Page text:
Definition of or else in US English:

or else

phrase

  • 1Used to introduce the second of two alternatives.

    ‘she felt tempted either to shout at him or else to let his tantrums slide by’
    • ‘So this makes it very difficult to combat, either through eradication or interdiction or else finding alternative livelihoods for Afghan farmers.’
    • ‘Further, they contended, in the alternative, that the words were substantially true or else were fair comment on matters of fact.’
    • ‘If you want an affordable copy, your best bet is either to trawl the second hand bins and hope you get lucky, or else wait until the hoopla about Wanda has died down.’
    • ‘Either the flush would come giving Harold the win, doubling his stack, and solidly ensconcing him in second place, or else he would be out of the tournament.’
    • ‘Either that, or else it'll drive you batty in thirty seconds flat.’
    • ‘She was almost emaciated-looking and her clothing looked as if it were either second-hand, or else really old.’
    • ‘You should be offered a suitable alternative job if it can't be made safe, or else be suspended on full pay.’
    • ‘So, a second lasts either for no time at all or else for an infinite amount of time.’
    • ‘For on our paraphrase, if the second surface is flatter than the first, then either the second surface is flat while the first is not, or else the second is more nearly flat than the first, neither surface being flat.’
    • ‘Why is the second-rate part of a hero's corpus uncritically praised or else ignored to keep the hero's reputation unsullied.’
    1. 1.1 In circumstances different from those mentioned; if it were not the case.
      ‘they can't want it, or else they'd request it’
      • ‘I was thankful that I had grabbed my backpack before I left for breakfast - or else we would be completely broke… not to mention unarmed.’
      • ‘Lucky for him, indeed, that they were specially tinted to look dark from the outside, but in fact made no difference to his vision, or else he'd have trouble seeing where he was going.’
      • ‘A small argument spread thin: men and women cannot be that different, or else women would not be saved.’
      • ‘I had heard tales of the need to immediately spend $15,000 to build your game once you were done developing it, or else no one would give it a second glance.’
      • ‘It was a good thing she never mentioned about it, or else I would have been really hurt.’
      • ‘Everything they mentioned in the conversation had to have had some sort of impact on them or else they wouldn't have mentioned it.’
      • ‘And I try to play them slightly different every night, or else I would collapse in the second verse of ‘You Know So Well’ of boredom.’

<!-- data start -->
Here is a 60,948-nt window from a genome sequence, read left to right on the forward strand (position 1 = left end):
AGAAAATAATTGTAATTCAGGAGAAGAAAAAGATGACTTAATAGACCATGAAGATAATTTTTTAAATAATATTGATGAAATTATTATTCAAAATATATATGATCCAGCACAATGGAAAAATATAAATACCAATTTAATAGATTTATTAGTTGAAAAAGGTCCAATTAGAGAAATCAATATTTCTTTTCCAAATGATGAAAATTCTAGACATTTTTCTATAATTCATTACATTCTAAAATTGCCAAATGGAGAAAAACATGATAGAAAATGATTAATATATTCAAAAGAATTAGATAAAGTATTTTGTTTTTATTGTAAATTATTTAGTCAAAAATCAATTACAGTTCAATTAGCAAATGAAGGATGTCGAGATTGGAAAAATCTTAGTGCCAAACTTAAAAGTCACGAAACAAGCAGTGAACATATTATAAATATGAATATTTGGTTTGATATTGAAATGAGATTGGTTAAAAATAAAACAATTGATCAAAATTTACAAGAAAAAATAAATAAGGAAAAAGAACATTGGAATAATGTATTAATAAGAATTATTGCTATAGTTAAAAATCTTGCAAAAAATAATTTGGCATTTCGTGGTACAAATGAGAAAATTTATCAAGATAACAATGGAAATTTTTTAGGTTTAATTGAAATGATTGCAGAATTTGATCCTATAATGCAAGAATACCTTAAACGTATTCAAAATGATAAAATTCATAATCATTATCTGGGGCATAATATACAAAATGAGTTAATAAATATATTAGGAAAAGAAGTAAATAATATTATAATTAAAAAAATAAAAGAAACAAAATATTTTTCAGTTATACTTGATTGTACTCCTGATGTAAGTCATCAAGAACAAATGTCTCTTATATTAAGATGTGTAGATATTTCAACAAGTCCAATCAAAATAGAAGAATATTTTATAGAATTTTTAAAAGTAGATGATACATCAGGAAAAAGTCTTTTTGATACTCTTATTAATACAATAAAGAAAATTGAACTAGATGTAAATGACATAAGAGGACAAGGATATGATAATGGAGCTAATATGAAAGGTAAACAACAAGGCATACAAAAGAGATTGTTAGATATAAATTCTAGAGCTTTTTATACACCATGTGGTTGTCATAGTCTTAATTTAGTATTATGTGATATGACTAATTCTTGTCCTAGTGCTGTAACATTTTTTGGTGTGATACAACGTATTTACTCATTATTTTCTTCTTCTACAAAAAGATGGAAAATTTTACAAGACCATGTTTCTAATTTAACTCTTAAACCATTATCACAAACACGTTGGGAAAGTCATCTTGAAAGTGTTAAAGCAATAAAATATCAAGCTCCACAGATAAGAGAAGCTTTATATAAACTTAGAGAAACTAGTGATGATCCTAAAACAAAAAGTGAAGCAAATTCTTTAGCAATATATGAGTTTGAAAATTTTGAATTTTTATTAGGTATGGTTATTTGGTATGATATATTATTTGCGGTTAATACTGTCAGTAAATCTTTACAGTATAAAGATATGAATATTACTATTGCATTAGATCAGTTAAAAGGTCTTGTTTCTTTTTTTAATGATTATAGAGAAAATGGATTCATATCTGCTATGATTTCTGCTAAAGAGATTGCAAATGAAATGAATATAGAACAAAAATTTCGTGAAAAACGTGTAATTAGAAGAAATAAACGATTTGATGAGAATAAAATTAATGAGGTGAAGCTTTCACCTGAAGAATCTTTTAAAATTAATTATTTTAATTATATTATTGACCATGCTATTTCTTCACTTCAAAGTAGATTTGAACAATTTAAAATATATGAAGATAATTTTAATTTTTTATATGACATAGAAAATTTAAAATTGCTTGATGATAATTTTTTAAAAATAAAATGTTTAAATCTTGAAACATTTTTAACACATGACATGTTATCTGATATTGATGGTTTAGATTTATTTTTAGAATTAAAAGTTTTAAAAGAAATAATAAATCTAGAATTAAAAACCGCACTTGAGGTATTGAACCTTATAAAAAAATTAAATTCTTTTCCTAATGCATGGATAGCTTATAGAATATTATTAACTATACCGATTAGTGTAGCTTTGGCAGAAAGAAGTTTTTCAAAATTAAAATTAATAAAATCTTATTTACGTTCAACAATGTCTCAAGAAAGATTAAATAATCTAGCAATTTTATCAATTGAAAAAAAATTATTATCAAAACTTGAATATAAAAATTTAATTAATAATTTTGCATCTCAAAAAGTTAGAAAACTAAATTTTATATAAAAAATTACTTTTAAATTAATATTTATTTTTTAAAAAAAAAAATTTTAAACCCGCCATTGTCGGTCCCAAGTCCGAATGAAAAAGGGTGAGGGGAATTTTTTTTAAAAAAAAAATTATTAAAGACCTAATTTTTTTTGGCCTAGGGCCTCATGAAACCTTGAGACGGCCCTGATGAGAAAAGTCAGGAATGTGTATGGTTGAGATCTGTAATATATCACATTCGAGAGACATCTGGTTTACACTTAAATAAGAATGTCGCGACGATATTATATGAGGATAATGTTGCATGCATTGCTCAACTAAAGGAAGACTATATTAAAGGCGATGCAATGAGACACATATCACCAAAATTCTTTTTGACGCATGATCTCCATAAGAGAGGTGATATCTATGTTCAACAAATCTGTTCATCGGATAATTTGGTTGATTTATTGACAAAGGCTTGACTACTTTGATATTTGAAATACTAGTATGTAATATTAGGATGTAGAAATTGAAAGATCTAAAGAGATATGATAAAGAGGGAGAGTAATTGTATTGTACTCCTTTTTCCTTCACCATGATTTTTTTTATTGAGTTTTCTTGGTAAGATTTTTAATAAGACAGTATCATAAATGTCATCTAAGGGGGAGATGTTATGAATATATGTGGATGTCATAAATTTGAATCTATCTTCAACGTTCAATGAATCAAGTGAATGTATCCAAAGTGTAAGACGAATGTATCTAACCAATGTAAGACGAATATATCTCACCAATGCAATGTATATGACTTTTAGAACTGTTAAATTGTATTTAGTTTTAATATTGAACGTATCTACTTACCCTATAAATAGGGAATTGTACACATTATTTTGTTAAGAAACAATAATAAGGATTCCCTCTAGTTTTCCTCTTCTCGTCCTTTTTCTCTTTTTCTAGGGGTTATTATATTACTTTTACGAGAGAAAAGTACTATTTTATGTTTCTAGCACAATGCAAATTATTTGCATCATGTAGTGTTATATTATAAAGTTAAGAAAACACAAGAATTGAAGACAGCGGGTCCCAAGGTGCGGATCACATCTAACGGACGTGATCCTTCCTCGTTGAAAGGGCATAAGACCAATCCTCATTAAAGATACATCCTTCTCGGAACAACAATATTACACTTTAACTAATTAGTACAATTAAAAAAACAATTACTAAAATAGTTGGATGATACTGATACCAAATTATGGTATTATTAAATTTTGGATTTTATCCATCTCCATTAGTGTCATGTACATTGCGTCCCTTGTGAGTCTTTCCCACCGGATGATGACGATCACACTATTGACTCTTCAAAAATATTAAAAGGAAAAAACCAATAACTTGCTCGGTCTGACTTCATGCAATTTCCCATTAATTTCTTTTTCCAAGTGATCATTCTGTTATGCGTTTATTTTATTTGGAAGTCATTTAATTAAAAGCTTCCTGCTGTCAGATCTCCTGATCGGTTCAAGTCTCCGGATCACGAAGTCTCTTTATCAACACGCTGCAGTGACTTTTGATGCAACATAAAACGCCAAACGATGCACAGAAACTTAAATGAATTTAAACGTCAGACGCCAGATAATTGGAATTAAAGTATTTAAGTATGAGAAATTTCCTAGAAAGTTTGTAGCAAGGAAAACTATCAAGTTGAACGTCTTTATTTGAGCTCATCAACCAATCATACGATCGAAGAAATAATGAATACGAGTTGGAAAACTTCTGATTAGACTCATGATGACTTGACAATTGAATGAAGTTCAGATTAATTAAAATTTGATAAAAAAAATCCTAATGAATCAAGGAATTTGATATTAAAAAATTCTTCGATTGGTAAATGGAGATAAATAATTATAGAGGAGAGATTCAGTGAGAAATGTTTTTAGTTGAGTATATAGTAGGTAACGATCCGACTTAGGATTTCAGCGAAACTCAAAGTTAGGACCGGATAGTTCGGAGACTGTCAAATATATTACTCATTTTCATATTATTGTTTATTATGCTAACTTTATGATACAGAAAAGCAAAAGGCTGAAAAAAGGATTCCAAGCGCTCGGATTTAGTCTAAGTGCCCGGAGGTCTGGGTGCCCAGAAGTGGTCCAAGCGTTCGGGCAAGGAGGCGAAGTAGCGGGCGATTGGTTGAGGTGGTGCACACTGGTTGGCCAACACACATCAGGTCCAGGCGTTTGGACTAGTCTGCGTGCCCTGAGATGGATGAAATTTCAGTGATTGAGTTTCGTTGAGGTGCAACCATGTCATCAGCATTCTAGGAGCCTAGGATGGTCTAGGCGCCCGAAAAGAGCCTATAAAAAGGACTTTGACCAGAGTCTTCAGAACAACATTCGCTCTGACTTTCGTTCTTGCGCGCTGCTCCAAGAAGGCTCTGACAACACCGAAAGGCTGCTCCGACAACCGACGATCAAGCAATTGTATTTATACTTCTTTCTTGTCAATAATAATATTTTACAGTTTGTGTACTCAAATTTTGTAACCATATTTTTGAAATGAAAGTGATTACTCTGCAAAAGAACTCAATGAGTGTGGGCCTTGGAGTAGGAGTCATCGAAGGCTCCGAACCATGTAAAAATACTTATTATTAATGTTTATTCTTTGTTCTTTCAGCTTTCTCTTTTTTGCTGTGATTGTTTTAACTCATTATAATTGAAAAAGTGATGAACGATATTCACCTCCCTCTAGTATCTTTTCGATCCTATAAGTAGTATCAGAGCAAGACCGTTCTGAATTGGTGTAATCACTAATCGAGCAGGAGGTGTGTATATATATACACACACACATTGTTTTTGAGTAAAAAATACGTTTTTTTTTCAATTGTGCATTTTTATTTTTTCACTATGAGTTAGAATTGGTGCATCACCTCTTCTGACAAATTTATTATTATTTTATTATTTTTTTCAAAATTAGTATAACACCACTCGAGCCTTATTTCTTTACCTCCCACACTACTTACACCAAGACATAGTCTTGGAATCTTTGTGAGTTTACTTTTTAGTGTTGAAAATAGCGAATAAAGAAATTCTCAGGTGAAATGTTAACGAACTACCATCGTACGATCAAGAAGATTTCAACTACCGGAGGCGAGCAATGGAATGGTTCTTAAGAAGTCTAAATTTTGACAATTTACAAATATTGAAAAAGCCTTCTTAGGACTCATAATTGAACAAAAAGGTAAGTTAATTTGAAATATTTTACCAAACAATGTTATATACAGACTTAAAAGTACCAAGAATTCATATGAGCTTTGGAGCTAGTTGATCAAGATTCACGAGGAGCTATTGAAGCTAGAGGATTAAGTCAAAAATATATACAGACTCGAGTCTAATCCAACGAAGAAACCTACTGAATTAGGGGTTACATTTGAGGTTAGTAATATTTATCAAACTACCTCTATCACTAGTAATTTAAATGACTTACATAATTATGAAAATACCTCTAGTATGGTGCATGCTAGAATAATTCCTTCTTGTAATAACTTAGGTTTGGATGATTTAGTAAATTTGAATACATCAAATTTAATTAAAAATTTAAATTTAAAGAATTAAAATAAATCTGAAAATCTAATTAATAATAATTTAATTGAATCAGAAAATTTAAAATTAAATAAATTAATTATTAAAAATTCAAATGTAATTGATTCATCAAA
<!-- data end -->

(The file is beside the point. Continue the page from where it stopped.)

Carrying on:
• ‘He had been lucky that the branch missed his eyes, or else a very different scenario would be happening right now, Trip thought as Lee continued to fuss over him.’
      • ‘‘Most work makes a difference in someone's life in some way, or else the job wouldn't exist,’ Grant says.’
      or else, or, if not
      View synonyms
    2. 1.2 Used to warn what will happen if something is not carried out.
      ‘you go along with this or else you're going to jail’
      • ‘They continued to shout at us ‘get back to your country, or else we will be back.’’
      • ‘‘Do not mention this secret spot to anybody, or else I will have to kill you,’ Parker snapped.’
      • ‘He demands that the UN back their decisions on Iraq with the threat of force, or else the US will overrule the UN charter and attack anyway.’
      • ‘Due to China's one-child rule, they cannot keep this second child or else they will suffer severe financial and political penalties.’
      • ‘He and I had the same class and to make my escape fast, I needed to bring him along or else I would seem even more suspicious.’
      • ‘A man's got to have a beer once in a while or else he'd go nuts without warning.’
      • ‘‘You better let her in - or else you'll be in deep trouble,’ they threatened.’
      • ‘You all had better hurry up or else the food'll be cold.’
      • ‘She couldn't stop, not for a second, or else they would get her.’
      • ‘I couldn't afford to be back a second late or else, Margaret would suspect where I was.’
    3. 1.3 Used as a warning or a threat.
      ‘she'd better shape up, or else’
      • ‘TCI is at the forefront of a new breed of restless shareholders in Europe that are demanding that management create shareholder value, or else.’
      • ‘She stood beside me with her hands on her hips and her eyes demanding that I tell her everything or else.’
      • ‘It was more of a warning laugh, a laugh that told you to stop or else.’
      • ‘Finally, his mother came up and demanded him to open his door or else, young man.’
      • ‘If the referee has made a blatant mistake, then the panel should have the power to criticise the referee openly and demand that their standards improve or else.’
      • ‘It may want to go further and attempt to punish the alleged offender as a warning to other civil servants to stay in line or else.’
      • ‘By catering to his every wish you have not disabused him of the notion that he is entitled to demand whatever he wants from you… or else.’
      • ‘This advice itself carries a delicate aroma of threat: Vote for the BJP or else!’
      • ‘Couched in this extraordinary advice from Chen's subordinates was a warning not to step on their toes, or else.’
      • ‘We'll let this disc go with a stern warning: Make sense next time, or else.’